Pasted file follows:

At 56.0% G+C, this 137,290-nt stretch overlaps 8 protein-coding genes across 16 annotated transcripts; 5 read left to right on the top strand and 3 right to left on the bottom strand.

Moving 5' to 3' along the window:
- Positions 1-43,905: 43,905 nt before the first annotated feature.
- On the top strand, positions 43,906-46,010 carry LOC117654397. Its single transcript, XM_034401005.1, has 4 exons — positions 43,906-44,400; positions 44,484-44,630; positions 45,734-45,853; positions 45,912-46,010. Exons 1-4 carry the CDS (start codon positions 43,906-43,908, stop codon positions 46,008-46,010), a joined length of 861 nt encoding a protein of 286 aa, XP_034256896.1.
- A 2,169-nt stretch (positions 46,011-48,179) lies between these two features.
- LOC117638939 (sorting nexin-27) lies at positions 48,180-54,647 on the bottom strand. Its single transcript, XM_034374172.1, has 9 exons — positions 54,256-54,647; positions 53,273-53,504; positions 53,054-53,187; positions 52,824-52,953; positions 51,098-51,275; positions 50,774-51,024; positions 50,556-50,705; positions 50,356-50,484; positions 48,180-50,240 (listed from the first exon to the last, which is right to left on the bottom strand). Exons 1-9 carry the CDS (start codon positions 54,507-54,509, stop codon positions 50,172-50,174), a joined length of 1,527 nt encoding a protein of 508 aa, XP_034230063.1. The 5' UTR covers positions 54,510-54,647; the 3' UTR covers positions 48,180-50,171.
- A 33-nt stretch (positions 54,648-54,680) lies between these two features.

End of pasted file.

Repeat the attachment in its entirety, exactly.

At 56.0% G+C, this 137,290-nt stretch overlaps 8 protein-coding genes across 16 annotated transcripts; 5 read left to right on the top strand and 3 right to left on the bottom strand.

Moving 5' to 3' along the window:
- Positions 1-43,905: 43,905 nt before the first annotated feature.
- On the top strand, positions 43,906-46,010 carry LOC117654397. Its single transcript, XM_034401005.1, has 4 exons — positions 43,906-44,400; positions 44,484-44,630; positions 45,734-45,853; positions 45,912-46,010. Exons 1-4 carry the CDS (start codon positions 43,906-43,908, stop codon positions 46,008-46,010), a joined length of 861 nt encoding a protein of 286 aa, XP_034256896.1.
- A 2,169-nt stretch (positions 46,011-48,179) lies between these two features.
- LOC117638939 (sorting nexin-27) lies at positions 48,180-54,647 on the bottom strand. Its single transcript, XM_034374172.1, has 9 exons — positions 54,256-54,647; positions 53,273-53,504; positions 53,054-53,187; positions 52,824-52,953; positions 51,098-51,275; positions 50,774-51,024; positions 50,556-50,705; positions 50,356-50,484; positions 48,180-50,240 (listed from the first exon to the last, which is right to left on the bottom strand). Exons 1-9 carry the CDS (start codon positions 54,507-54,509, stop codon positions 50,172-50,174), a joined length of 1,527 nt encoding a protein of 508 aa, XP_034230063.1. The 5' UTR covers positions 54,510-54,647; the 3' UTR covers positions 48,180-50,171.
- A 33-nt stretch (positions 54,648-54,680) lies between these two features.